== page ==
I hope the New Year is treating you well. Welcome to the 13th post in a series describing the build of a dining table.
The subject of today’s post is the central rail of the table, a component akin to a spinal column. It will eventually have other ‘ribs’ attached to it! First though, a bit of cuttin’ needs to occur. With the ‘T’-form portion on the top of the rail cut out already, I now move on to profiling the underside of the piece, the aim being to physically lighten it. I think the removal of material on the mid-section of the rail’s underside does present a pleasing appearance too – visually lightening it – however one would need go sit down on the floor to see that particular detail in the completed table.
Here’s a view of one end of the rail, the piece being upside-down:
I was really surprised later on when I compared the weight of the milled-out center rail with a piece of bubinga stock of comparable overall size and discovered that all those chips sprayed on the floor had really cut quite a lot of weight from the piece. It was astonishing! Mission accomplished as far as that portion of the work on this piece goes.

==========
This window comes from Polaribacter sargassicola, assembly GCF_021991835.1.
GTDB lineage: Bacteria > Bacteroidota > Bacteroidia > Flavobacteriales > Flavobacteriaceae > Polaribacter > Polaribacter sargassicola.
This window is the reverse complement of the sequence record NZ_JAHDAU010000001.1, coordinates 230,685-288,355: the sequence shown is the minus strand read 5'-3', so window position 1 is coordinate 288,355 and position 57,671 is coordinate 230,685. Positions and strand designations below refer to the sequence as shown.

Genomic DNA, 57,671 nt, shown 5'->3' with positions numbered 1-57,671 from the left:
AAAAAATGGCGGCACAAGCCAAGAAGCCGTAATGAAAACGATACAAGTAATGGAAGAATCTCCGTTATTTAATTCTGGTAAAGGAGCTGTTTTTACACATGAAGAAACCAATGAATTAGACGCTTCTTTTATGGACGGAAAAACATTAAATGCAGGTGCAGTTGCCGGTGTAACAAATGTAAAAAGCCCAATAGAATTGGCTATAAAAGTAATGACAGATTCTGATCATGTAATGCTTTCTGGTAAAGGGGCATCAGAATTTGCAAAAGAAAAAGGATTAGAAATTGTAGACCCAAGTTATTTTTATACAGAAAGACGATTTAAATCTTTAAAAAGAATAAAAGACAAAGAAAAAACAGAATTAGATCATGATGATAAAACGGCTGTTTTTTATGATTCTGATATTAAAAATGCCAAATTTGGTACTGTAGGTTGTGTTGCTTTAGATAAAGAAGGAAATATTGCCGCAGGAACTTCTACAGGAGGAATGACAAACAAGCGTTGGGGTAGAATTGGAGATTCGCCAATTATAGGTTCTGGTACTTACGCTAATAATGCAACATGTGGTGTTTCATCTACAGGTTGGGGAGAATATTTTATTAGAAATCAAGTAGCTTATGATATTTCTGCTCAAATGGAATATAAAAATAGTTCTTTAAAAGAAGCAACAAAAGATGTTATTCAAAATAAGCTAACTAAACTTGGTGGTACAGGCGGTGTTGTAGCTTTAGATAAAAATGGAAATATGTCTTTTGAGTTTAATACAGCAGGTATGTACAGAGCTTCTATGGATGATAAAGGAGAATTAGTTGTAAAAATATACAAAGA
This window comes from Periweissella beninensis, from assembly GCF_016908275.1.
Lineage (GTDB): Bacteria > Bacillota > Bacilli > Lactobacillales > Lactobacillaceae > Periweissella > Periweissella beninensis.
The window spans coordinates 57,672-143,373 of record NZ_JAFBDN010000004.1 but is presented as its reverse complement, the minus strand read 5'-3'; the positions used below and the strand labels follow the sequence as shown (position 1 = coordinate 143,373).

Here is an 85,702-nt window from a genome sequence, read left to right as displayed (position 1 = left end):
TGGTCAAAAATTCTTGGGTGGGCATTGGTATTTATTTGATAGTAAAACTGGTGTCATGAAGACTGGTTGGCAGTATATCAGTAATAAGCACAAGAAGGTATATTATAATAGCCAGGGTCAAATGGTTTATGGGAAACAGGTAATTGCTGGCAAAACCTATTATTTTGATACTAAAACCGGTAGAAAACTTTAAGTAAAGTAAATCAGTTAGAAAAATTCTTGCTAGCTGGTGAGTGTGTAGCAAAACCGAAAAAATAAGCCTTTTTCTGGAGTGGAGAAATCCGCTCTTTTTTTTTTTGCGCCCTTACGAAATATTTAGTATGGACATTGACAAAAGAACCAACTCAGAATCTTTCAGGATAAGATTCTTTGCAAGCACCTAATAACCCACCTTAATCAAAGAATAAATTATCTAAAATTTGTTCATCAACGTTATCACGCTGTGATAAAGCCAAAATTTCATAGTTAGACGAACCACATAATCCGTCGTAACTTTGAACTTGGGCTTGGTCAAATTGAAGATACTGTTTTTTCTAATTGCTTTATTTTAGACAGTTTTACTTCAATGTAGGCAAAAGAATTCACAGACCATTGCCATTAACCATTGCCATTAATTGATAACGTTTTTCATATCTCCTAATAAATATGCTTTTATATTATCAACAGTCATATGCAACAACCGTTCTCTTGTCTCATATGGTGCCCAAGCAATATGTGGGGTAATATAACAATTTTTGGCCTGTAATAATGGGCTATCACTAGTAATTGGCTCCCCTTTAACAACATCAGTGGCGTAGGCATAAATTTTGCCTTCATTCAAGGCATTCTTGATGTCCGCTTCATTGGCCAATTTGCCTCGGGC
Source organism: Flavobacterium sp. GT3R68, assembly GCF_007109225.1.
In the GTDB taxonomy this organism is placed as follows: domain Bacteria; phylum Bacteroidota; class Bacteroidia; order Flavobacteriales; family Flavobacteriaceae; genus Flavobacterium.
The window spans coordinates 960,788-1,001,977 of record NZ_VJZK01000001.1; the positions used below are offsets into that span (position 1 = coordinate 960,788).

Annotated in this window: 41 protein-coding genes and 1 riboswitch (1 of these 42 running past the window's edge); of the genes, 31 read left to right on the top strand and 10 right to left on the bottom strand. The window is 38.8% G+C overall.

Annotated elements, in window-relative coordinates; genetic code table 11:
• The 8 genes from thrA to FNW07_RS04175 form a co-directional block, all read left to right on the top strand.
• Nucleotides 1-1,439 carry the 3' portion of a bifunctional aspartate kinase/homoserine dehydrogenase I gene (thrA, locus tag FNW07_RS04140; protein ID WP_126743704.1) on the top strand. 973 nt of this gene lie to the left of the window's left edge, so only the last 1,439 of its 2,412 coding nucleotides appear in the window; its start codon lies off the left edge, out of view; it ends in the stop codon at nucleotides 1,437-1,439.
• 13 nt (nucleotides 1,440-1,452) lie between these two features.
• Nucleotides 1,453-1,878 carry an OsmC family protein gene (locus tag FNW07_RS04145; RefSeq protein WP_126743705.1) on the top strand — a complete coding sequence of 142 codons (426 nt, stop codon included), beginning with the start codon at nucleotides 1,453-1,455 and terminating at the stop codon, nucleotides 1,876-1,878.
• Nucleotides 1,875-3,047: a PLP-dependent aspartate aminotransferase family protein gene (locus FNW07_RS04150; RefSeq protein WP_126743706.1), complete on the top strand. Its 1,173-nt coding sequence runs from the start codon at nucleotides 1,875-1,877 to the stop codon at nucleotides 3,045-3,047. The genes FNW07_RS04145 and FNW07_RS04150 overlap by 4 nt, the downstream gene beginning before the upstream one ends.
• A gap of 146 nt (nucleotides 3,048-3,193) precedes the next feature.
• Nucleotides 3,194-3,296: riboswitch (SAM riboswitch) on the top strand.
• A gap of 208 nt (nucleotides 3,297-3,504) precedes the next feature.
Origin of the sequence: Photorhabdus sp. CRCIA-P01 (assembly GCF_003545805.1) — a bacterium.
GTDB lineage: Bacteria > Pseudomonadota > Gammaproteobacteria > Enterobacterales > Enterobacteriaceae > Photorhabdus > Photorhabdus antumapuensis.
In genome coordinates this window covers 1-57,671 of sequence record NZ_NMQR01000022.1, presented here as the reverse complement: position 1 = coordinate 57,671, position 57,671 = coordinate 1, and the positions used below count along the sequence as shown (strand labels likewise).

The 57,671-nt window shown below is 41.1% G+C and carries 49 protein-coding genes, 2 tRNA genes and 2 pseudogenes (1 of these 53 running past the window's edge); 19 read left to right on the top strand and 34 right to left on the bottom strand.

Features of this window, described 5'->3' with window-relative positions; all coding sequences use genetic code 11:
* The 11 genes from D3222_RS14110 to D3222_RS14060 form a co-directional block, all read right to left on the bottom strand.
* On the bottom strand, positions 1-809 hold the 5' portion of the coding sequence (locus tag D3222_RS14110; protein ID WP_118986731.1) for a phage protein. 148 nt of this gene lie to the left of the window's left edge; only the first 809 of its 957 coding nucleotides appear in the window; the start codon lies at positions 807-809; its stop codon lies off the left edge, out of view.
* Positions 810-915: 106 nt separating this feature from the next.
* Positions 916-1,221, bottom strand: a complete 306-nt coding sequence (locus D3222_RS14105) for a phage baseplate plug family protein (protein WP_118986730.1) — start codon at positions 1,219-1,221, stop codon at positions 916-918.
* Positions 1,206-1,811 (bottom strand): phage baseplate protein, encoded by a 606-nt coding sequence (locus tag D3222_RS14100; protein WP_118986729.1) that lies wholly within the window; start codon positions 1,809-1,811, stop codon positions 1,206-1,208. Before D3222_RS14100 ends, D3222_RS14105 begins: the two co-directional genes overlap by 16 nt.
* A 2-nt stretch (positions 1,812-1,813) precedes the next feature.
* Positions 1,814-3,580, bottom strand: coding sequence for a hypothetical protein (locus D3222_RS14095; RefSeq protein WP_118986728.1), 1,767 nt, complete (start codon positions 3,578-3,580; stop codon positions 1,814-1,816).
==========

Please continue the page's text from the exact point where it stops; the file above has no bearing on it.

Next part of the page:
Next, I fired up the hollow chisel mortiser and processed the mortises for the battens which attach to the central rail:
Stepping back a bit, one can see all 7 of the mortises just completed:
The exposed portion of the rail in the table top, namely the top bar of the ‘T’, will terminate in the short side frame rails of the table with sword tip miters, a detail I only just added to the piece. That’s the great advantage of design and build- I can revisit the design over and over again as I build and consider the piece and as things unfold, adding new refinements and subtle alterations as the work progresses onward. The continuous feedback loop I describe is a great benefit, something lost to those who only design things or those who only make other people’s designs.